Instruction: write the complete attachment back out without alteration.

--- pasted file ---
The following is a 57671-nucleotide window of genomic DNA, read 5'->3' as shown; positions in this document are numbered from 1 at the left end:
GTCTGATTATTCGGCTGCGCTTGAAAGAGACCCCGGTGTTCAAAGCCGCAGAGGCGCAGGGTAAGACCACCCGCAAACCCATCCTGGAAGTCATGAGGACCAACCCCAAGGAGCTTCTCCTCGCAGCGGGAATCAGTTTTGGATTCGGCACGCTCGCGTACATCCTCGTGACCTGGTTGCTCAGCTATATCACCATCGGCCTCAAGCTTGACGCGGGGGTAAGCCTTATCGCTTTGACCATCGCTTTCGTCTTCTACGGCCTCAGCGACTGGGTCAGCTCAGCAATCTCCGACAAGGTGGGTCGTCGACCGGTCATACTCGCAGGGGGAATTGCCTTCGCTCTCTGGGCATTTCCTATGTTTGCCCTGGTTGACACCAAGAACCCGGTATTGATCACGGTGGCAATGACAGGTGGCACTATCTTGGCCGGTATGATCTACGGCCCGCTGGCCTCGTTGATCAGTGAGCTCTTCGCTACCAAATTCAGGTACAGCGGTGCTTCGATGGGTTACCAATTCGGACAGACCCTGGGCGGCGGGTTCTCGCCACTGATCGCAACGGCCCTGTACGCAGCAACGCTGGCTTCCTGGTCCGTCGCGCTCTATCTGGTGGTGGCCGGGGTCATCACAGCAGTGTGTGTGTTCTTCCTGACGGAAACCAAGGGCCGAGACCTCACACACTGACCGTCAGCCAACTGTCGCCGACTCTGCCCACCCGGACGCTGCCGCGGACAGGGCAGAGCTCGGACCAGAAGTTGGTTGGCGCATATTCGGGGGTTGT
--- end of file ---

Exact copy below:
The following is a 57671-nucleotide window of genomic DNA, read 5'->3' as shown; positions in this document are numbered from 1 at the left end:
GTCTGATTATTCGGCTGCGCTTGAAAGAGACCCCGGTGTTCAAAGCCGCAGAGGCGCAGGGTAAGACCACCCGCAAACCCATCCTGGAAGTCATGAGGACCAACCCCAAGGAGCTTCTCCTCGCAGCGGGAATCAGTTTTGGATTCGGCACGCTCGCGTACATCCTCGTGACCTGGTTGCTCAGCTATATCACCATCGGCCTCAAGCTTGACGCGGGGGTAAGCCTTATCGCTTTGACCATCGCTTTCGTCTTCTACGGCCTCAGCGACTGGGTCAGCTCAGCAATCTCCGACAAGGTGGGTCGTCGACCGGTCATACTCGCAGGGGGAATTGCCTTCGCTCTCTGGGCATTTCCTATGTTTGCCCTGGTTGACACCAAGAACCCGGTATTGATCACGGTGGCAATGACAGGTGGCACTATCTTGGCCGGTATGATCTACGGCCCGCTGGCCTCGTTGATCAGTGAGCTCTTCGCTACCAAATTCAGGTACAGCGGTGCTTCGATGGGTTACCAATTCGGACAGACCCTGGGCGGCGGGTTCTCGCCACTGATCGCAACGGCCCTGTACGCAGCAACGCTGGCTTCCTGGTCCGTCGCGCTCTATCTGGTGGTGGCCGGGGTCATCACAGCAGTGTGTGTGTTCTTCCTGACGGAAACCAAGGGCCGAGACCTCACACACTGACCGTCAGCCAACTGTCGCCGACTCTGCCCACCCGGACGCTGCCGCGGACAGGGCAGAGCTCGGACCAGAAGTTGGTTGGCGCATATTCGGGGGTTGT